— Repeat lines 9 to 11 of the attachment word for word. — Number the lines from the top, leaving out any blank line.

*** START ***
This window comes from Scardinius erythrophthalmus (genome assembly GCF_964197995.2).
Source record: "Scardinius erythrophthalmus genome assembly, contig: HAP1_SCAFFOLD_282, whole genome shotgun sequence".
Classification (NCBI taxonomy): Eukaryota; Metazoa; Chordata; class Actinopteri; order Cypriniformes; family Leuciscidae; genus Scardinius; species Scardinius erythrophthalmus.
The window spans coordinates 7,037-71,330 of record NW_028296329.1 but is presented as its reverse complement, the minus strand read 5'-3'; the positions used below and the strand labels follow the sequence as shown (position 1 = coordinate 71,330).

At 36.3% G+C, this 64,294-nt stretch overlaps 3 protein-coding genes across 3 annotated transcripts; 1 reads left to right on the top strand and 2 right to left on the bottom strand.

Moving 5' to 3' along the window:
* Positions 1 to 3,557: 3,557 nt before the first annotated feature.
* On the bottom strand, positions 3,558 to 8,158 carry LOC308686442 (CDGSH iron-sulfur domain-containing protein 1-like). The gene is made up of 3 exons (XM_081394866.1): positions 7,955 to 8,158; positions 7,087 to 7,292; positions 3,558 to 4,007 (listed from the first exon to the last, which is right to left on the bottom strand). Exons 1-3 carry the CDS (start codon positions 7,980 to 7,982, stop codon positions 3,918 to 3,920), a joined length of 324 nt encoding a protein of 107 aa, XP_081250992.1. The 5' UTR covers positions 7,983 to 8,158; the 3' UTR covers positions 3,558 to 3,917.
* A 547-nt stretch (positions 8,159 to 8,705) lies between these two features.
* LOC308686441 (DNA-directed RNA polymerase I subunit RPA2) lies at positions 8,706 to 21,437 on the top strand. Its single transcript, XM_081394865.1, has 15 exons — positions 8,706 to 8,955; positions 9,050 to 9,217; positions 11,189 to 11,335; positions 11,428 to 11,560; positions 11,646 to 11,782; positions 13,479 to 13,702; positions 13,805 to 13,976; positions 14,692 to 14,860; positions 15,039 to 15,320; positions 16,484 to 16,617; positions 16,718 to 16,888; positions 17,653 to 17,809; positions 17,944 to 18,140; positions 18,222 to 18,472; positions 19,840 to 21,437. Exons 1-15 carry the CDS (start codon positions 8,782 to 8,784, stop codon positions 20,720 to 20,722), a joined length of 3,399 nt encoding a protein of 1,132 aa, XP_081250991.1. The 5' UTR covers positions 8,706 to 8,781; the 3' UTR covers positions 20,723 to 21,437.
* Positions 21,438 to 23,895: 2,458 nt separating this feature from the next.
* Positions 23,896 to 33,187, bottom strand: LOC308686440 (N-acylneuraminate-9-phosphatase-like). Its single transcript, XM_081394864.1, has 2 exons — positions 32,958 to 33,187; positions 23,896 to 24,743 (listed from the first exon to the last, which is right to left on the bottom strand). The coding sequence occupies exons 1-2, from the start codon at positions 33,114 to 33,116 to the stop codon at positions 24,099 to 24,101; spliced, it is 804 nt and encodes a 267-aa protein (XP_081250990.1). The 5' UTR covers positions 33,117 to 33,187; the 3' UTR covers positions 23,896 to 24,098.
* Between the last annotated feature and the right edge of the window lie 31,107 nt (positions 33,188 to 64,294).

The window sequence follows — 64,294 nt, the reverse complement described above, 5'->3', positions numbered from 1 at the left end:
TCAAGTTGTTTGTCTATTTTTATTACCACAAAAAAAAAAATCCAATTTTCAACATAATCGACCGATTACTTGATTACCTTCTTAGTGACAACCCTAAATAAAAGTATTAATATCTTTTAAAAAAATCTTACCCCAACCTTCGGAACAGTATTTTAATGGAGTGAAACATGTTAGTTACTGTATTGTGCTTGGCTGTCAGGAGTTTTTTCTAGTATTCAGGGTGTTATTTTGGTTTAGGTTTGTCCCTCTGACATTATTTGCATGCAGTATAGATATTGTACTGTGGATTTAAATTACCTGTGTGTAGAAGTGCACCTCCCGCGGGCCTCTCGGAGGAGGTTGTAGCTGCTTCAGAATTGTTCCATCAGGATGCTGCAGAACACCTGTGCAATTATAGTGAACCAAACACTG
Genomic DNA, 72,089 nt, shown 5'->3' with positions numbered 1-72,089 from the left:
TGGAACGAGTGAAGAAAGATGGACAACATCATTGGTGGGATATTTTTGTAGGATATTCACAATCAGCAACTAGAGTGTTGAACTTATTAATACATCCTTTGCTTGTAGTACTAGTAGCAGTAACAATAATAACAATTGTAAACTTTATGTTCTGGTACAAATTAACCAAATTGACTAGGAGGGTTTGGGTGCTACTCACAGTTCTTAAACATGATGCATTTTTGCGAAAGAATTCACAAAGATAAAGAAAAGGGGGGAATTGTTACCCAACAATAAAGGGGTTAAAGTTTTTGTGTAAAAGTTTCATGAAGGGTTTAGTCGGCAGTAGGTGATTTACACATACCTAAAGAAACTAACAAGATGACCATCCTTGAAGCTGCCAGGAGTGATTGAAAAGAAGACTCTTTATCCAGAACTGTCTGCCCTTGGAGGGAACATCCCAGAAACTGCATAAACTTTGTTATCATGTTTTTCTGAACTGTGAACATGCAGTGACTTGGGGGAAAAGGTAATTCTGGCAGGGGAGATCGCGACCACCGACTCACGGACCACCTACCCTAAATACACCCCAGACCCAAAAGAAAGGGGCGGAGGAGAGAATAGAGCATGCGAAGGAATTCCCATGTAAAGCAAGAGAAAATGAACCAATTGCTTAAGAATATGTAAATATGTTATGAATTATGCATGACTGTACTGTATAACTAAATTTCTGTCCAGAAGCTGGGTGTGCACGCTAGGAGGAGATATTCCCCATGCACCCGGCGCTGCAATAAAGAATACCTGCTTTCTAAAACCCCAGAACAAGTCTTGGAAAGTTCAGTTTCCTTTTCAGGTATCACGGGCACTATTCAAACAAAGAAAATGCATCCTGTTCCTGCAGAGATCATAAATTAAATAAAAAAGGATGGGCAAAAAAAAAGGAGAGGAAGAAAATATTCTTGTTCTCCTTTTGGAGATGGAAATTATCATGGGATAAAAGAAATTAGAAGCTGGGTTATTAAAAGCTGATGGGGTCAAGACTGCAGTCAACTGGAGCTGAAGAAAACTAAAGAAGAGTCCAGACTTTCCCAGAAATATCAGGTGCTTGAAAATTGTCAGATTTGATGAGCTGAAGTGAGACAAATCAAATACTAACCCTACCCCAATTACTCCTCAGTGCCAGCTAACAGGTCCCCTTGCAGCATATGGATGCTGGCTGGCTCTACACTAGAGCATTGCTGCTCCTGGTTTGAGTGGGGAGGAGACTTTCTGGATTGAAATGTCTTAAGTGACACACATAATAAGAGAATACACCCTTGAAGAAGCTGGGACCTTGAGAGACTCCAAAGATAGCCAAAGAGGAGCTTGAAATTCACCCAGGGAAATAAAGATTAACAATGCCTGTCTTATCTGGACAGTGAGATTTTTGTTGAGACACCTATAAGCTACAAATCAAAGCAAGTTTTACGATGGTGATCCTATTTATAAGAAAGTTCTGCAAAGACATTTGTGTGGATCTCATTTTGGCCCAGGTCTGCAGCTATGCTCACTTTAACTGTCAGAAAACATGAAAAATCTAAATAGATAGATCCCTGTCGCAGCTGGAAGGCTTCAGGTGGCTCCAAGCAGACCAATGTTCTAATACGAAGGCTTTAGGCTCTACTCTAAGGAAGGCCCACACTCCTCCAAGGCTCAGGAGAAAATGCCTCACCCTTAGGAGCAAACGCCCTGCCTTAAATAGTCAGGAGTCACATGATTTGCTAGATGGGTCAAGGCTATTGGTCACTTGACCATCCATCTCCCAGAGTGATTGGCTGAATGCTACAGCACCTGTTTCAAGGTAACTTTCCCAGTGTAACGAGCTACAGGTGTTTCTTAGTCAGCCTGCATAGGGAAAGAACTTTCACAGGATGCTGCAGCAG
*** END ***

* A 547-nt stretch (positions 8,159 to 8,705) lies between these two features.
* LOC308686441 (DNA-directed RNA polymerase I subunit RPA2) lies at positions 8,706 to 21,437 on the top strand. Its single transcript, XM_081394865.1, has 15 exons — positions 8,706 to 8,955; positions 9,050 to 9,217; positions 11,189 to 11,335; positions 11,428 to 11,560; positions 11,646 to 11,782; positions 13,479 to 13,702; positions 13,805 to 13,976; positions 14,692 to 14,860; positions 15,039 to 15,320; positions 16,484 to 16,617; positions 16,718 to 16,888; positions 17,653 to 17,809; positions 17,944 to 18,140; positions 18,222 to 18,472; positions 19,840 to 21,437. Exons 1-15 carry the CDS (start codon positions 8,782 to 8,784, stop codon positions 20,720 to 20,722), a joined length of 3,399 nt encoding a protein of 1,132 aa, XP_081250991.1. The 5' UTR covers positions 8,706 to 8,781; the 3' UTR covers positions 20,723 to 21,437.
* Positions 21,438 to 23,895: 2,458 nt separating this feature from the next.